Such tricky business, being a husband. Knowing when to be your wife’s champion, and when to stand back that she might be her own. So many large and small skills to master beyond simply pleasuring a woman in bed. Yet one more unexpected lesson from his time in Sussex.
I only would have wanted a little more exposition at the end of the story. It’s no surprise that Martha and Theo fall in love and want to be together. Martha has formed a plan so that she will get a baby one way or another even if she has to pay for one from a poor tenant. She can’t be with Theo and say that the baby is her late husband’s. She can’t save Seton Park if she goes off with Theo and lives HEA. The dilemma is solved fairly neatly in that the specific problem is not who owns the land but that she doesn’t want her evil brother-in-law anywhere near it (he’s a rapist). Once that has occurred however, Martha is still newly widowed and for her to be with Theo creates its own uproar which didn’t seem fully resolved to me. It was like, having solved one problem, the cat was amongst the pigeons and the book ended, while the brawl was still ongoing. I would have liked to have seen that bit resolved too.
However, in the big scheme that is a fairly small niggle and I believe we will see more of Theo and Martha in future books and maybe, if we’re lucky, a Christmas short or something (*hint Cecilia Grant hint*).
What else? Martha does not enjoy (at least initially) and does not want to enjoy Theo’s physical attentions. She feels to take pleasure in sex with Theo would make her actions worse than to ‘suffer’ them. There is some nobility in suffering for a cause (keeping the females on the estate safe from the attentions of the evil brother-in-law). Were she to enjoy their encounters, she feels she can make no claim to nobility. Of course, Martha is a woman and when she first has sex with Theo she doesn’t know him at all. It is not to be expected that she would enjoy such attentions initially anyway. One of the things which struck me about the early part of Martha and Theo’s physical relationship is that there is a certain role reversal present. By that, I mean it is Theo who, by virtue of regularly giving Martha “his seed” finds himself emotionally entangled – Martha herself is not wooed so much by the physical as by the man she comes to know and the man Theo comes to be. There is physical attraction on her part certainly, but I’m convinced she would have continued to find him eminently resistible if not for her growing attraction to the rest of him. Typically, a man can “love ’em and leave ’em” and typically physical intimacy breeds emotional intimacy in a woman. Martha and Theo however, are far from typical and this is just one of the ways they were not only engaging and fun, but interesting to read about.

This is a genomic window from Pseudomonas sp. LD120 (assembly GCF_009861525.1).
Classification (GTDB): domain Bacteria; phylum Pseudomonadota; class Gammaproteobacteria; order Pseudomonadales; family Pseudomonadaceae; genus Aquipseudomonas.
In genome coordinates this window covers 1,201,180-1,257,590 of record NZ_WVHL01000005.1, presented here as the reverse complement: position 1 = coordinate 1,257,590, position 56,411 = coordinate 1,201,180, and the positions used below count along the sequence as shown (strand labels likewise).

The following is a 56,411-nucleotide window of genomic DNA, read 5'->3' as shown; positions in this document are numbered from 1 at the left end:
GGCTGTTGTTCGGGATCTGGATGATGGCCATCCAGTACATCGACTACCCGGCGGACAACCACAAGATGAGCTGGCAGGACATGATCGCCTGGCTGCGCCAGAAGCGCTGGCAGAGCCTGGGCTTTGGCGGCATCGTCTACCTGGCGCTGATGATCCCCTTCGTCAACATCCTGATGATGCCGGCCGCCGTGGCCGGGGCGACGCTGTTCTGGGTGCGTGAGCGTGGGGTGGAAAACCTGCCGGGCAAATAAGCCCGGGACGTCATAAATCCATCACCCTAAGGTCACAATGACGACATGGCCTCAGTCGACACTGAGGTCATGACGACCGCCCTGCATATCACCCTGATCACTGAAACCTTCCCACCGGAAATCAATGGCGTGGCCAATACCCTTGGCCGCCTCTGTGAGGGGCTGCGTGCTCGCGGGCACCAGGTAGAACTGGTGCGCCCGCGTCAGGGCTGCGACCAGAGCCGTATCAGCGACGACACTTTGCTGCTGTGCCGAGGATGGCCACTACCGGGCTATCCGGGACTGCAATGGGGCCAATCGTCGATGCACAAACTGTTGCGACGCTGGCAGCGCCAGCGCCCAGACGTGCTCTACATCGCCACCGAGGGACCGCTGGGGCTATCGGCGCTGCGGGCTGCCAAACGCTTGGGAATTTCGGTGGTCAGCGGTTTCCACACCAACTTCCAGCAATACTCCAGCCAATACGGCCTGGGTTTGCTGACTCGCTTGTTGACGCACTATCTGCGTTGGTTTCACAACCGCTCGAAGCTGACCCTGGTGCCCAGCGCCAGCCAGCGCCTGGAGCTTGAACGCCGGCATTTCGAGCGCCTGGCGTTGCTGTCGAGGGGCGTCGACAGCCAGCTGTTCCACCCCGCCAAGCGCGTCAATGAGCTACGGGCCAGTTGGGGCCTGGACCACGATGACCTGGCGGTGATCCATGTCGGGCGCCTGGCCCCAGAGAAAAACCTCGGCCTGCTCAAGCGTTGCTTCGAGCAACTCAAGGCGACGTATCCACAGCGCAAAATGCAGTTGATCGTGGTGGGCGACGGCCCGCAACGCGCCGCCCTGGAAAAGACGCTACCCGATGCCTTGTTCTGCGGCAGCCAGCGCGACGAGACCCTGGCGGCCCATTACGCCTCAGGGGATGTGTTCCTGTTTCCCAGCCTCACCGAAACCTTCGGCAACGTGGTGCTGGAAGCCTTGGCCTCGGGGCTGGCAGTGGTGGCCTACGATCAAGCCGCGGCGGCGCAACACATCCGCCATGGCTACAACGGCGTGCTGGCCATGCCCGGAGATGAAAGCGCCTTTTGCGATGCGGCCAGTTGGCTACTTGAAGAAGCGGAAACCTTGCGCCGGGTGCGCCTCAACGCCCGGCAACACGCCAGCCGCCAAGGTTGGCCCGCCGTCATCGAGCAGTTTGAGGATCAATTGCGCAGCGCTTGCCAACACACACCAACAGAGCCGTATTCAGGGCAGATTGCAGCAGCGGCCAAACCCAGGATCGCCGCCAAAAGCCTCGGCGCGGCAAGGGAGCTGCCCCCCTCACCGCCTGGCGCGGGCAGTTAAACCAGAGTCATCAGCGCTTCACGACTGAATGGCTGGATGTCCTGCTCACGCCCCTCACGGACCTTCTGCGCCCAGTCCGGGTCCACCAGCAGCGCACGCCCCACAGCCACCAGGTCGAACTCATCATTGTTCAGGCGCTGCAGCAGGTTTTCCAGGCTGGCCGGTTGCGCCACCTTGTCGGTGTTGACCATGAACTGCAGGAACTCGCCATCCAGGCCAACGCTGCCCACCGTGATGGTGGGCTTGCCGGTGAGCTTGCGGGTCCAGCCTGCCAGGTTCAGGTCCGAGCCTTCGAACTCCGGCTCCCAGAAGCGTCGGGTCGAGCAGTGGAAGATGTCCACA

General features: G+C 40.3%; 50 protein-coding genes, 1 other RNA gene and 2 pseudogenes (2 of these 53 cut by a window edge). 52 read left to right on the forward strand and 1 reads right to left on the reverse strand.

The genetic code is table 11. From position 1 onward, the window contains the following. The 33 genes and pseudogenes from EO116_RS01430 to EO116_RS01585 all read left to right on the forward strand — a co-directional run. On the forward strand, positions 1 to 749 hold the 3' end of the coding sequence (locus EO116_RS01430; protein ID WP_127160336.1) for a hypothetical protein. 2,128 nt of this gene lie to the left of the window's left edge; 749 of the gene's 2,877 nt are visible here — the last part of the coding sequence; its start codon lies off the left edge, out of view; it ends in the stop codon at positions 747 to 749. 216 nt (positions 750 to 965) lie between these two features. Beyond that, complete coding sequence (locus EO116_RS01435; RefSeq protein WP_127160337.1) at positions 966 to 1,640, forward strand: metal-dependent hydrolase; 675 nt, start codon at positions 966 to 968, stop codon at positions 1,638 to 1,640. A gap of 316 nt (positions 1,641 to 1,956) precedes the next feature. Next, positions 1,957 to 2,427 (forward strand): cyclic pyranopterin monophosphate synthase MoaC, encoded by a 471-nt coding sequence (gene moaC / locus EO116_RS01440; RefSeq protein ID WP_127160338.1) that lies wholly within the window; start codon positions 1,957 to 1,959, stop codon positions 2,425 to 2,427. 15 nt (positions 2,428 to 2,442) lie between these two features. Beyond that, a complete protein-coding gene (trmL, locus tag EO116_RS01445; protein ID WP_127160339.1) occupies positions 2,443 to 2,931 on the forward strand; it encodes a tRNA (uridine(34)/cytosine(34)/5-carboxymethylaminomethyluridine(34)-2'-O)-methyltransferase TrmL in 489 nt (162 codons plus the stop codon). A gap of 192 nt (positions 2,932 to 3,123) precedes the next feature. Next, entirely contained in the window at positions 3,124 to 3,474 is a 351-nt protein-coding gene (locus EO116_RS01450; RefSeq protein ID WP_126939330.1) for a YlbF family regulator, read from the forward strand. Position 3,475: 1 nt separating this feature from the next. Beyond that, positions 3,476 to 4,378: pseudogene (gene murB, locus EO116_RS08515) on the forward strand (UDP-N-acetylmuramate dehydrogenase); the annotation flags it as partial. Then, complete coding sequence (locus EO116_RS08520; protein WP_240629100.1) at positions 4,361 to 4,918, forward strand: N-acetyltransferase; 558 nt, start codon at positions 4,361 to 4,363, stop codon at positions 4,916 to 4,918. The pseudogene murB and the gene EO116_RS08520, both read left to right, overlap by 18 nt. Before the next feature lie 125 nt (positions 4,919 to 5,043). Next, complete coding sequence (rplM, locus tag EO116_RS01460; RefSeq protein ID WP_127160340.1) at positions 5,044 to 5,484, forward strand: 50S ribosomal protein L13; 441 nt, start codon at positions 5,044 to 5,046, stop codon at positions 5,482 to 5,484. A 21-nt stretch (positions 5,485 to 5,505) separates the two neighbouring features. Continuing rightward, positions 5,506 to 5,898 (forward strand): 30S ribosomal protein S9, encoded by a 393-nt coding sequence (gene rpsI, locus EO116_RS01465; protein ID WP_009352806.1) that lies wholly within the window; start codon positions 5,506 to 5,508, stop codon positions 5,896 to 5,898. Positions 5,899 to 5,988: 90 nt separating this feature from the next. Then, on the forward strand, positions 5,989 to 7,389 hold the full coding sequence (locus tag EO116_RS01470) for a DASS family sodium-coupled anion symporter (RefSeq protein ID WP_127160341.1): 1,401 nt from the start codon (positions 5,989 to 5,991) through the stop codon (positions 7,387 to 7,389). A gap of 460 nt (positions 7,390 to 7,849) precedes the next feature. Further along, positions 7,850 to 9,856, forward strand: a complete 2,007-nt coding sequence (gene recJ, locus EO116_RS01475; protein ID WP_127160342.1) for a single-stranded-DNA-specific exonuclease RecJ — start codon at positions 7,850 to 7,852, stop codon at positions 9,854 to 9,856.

The contrast of Martha’s dry wit and removed sensibility with Theo’s open and lusty nature was also fun and these two certainly heat up the sheets as their relationship develops.
“Always. Use me, Martha.” His voice invited her into unspeakable things. “Ride me until you’ve got your seed, and then take your pleasure from my mouth.”
Well. Apparently not unspeakable, to him.
“But I find one man might differ in significant ways from another.”
“One might have a larger appendage, you mean.”
“That’s not at all what I meant.” The corners of her lips twitched nonetheless. “Though, I’m sure you’ll be gratified to know you do best my late husband in that arena.”
“Darling, I best most men there.”
Have this in my TBR. Great review.
Thx Merrian 🙂 I'd love to know what you think when you read it.
This was a great overview K – and your right, it does sound right up my alley.~Brenda
Thx Brenda 🙂 I hope you enjoy it – I heard from the author that Tantor have just picked up the audio rights too – no word on narrator yet. Fingers crossed its a good one!
I just noticed that Tantor has A Lady Awakened coming out June 11th and Susan Ericksen is the narrator.I haven't listened to her narrate a Historical yet??And they're going for a simultaneous release of the audio with the print of her next book on May 29th, A Gentleman Undone. Tantor rocks! 🙂
Hmmm, I signed in with my Google account but I keep showing up as Unknown?~Brenda
Hmm, I don't know about Susan Ericksen. She's so associated with the In Death franchise for me that I run into trouble when she narrates other books. Also, as much as I lover her narration of the In Death series, her voice for Roarke is mostly differentiated by accent rather than pitch/tone. I did love this book so I might have to give it a try. Maybe I'll be able to get over my "prejudice"! 🙂
@Brenda – Susan Ericksen did Anne Stuart's series which started with Ruthless – did you listen to that?
Susan Ericksen is Eve and Roarke to me so I've been leery of trying her Historical narrations for the reasons you mention. But I'm an accent junky so if she goes British I'm thinking it could work for me. As a person from an accentless part of the US I'm pretty easy to please in that department. :)~Brenda